I was deeply impressed by the democratic character of the spectacle I had witnessed in Illinois. On the whole it had strengthened my faith in the virtue of the democratic principle, although it had also made me more sensible of some of the dangers attending its practical realization. Here were two men, neither of whom had enjoyed any of the advantages of superior breeding or education. One of them, Lincoln, had in fact risen from home conditions so wretched that a faithful description of them severely taxes our credulity — conditions ordinarily apt to clog the intellect and to impede the development of all finer moral sensibilities. Neither of the two men had received any regular schooling calculated in any manner to prepare a person for the career of a statesman. Neither of them had in any sense been particularly favored by fortune. Neither of them had, in working his way upward from a low estate, any resource to draw on but his own native ability and spirit. But here they were, in positions before the country in which their ambitions could, without any overleaping, aim at the highest honors of the Republic. One of them, Douglas, had risen by rapid but regular political advancement to a Senatorship of the United States, and had, by his contact with the great world, acquired, if not the true refinement, at least some of the outward polish of "good society." His rise had been effected, perhaps, not altogether by blameless means, but at any rate mainly by the force of his own intellect and the exercise of his own energies. The other, Lincoln, had not been quite so successful in achieving official station, but he had won a singular influence over the minds of large numbers of people by the power of his own mind and the virtues of his own character — and this while the outward rusticity of his early life still clung to him, and was in a large sense a part of his being. Each one of them was truly a child of the people. Each had won his remarkable eminence because each had, in his way, by his own effort, deserved it. And these men now contended for the mastery by appealing to the intelligence and the patriotism of the people — the one, perhaps, largely by the arts of the demagogue, seeking to befog the popular understanding where he could not, to his advantage, honestly enlighten it; the other, perhaps, by candid truth-telling and grave appeals to conscience — but both by addressing themselves to the minds of the people, whose opinion, lawfully expressed, was by both recognized to be the only legitimate source of all power.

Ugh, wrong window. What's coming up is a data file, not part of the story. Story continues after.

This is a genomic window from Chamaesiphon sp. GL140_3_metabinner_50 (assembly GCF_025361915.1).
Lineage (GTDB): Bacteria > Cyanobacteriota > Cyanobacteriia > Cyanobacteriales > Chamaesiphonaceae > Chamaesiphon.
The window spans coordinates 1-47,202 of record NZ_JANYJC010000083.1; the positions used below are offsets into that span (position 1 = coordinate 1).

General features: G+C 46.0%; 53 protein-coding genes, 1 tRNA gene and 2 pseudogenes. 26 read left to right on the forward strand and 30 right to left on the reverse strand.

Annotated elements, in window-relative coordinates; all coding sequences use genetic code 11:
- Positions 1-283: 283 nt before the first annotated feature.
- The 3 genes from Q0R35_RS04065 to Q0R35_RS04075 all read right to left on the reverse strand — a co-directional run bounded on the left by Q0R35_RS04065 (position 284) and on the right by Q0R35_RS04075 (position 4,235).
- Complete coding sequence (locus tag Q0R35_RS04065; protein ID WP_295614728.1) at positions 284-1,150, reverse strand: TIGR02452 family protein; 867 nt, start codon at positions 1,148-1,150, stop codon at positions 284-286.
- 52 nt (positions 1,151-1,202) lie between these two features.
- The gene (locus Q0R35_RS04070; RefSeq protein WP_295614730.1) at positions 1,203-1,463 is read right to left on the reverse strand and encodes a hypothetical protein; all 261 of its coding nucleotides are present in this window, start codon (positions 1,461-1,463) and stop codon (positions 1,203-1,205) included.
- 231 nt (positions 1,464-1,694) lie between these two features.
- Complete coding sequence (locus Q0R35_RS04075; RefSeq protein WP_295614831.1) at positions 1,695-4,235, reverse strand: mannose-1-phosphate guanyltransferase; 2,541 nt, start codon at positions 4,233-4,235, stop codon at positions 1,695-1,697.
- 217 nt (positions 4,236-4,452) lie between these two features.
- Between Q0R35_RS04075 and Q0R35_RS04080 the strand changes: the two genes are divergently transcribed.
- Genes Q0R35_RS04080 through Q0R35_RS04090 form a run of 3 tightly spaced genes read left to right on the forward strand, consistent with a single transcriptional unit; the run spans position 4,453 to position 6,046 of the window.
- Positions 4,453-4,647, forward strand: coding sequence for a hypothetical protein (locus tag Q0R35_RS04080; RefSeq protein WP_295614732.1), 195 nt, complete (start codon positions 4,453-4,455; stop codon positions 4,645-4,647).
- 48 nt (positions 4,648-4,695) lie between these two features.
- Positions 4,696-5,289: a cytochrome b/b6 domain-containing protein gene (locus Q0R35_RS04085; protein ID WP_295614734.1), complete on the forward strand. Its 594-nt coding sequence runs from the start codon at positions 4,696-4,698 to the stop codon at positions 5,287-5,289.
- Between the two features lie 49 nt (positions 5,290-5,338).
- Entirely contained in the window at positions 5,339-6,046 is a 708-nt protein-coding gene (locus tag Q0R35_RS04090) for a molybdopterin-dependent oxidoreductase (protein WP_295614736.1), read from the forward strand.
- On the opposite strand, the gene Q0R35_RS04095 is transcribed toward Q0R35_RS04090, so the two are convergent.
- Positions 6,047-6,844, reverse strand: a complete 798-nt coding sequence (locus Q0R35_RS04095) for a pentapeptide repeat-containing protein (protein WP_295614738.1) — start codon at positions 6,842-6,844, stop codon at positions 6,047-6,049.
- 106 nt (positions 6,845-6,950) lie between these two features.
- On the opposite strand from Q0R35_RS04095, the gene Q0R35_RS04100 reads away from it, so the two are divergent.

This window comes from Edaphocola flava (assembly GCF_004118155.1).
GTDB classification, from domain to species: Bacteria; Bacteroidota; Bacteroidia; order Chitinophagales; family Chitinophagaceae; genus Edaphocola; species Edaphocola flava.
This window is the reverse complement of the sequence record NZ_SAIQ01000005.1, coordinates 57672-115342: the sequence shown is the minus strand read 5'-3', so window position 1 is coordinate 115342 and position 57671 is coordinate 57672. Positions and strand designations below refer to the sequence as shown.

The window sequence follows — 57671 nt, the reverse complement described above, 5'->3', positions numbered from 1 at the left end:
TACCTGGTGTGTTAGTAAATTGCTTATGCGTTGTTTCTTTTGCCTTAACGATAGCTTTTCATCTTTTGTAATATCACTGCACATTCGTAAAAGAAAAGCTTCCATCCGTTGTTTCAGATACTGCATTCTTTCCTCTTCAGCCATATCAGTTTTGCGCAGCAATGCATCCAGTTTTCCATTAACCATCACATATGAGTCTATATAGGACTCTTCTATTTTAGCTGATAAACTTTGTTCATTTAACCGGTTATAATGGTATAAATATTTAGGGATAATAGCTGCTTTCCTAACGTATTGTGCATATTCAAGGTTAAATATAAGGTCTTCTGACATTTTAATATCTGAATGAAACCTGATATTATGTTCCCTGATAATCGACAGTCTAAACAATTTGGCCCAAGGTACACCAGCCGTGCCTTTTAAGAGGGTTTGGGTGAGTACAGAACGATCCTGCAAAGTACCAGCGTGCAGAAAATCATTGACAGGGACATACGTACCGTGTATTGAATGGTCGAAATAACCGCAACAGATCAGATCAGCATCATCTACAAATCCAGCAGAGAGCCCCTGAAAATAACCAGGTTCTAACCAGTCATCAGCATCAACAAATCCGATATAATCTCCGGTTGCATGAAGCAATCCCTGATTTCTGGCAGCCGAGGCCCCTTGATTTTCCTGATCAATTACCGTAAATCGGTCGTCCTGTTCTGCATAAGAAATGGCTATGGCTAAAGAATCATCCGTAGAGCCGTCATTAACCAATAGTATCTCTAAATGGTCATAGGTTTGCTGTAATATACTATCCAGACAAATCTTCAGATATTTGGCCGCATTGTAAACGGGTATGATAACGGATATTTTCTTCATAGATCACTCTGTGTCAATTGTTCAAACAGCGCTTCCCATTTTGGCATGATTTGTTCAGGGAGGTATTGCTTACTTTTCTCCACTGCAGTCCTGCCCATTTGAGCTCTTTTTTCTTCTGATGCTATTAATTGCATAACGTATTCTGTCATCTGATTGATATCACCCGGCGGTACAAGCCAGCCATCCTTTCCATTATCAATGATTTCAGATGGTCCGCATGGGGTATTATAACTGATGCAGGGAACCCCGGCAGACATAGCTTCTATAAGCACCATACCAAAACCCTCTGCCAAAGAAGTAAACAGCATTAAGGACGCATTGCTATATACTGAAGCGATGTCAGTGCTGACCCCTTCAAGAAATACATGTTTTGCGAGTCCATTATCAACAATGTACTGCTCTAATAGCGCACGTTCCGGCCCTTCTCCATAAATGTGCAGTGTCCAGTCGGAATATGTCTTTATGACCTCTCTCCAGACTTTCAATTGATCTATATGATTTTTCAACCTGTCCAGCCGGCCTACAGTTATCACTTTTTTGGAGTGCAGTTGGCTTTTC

The only thing that troubled me in the admiring, reverential contemplation of this spectacle was not so much the thought that in these efforts to shape public opinion the arts of the demagogue and the appeal to prejudice or selfishness might now and then prove more potent than the word of the truth-teller or the appeal to conscience; it was rather the observation that, with many people, mere party spirit, the influence of party fellowship, the fear of partisan criticism, of party tyranny, overweighted every other influence or consideration in determining their political conduct. I believed this to be the case, not as if I had been disposed to attribute mean motives to all those who did not think as I did, but because various persons had frankly told me in private conversation that they could not deny the truth of what Mr. Lincoln and others on his side said, but that they belonged to the Democratic party and held themselves in duty bound to follow it, or that, if they voted against their party they would get into quarrels with their neighbors that would injure them socially or hurt them in their business. I heard this so often that it alarmed me as one of the most dangerous tendencies of our political life. That a conscientious citizen should be inclined to sacrifice to party attachment a diverging opinion on a matter of comparatively small importance, I could understand. But that, when face to face with so vital a question as that of slavery or freedom, a question portentously involving the whole future of the Republic, a free man charged with the solemn duty to contribute his vote to the decision of the common destiny, should close his ears to the voice of reason and stifle the best impulses of his moral nature, merely in obedience to the behest of party dictation, or from fear of partisan resentment, seemed to me monstrous — aye, almost criminal. I therefore devoted a part of almost every stump speech I made to a vigorous denunciation of that sort of party-serfdom and to an earnest exhortation admonishing my hearers to do their own political thinking and to act with courageous independence upon their honest convictions conscientiously formed.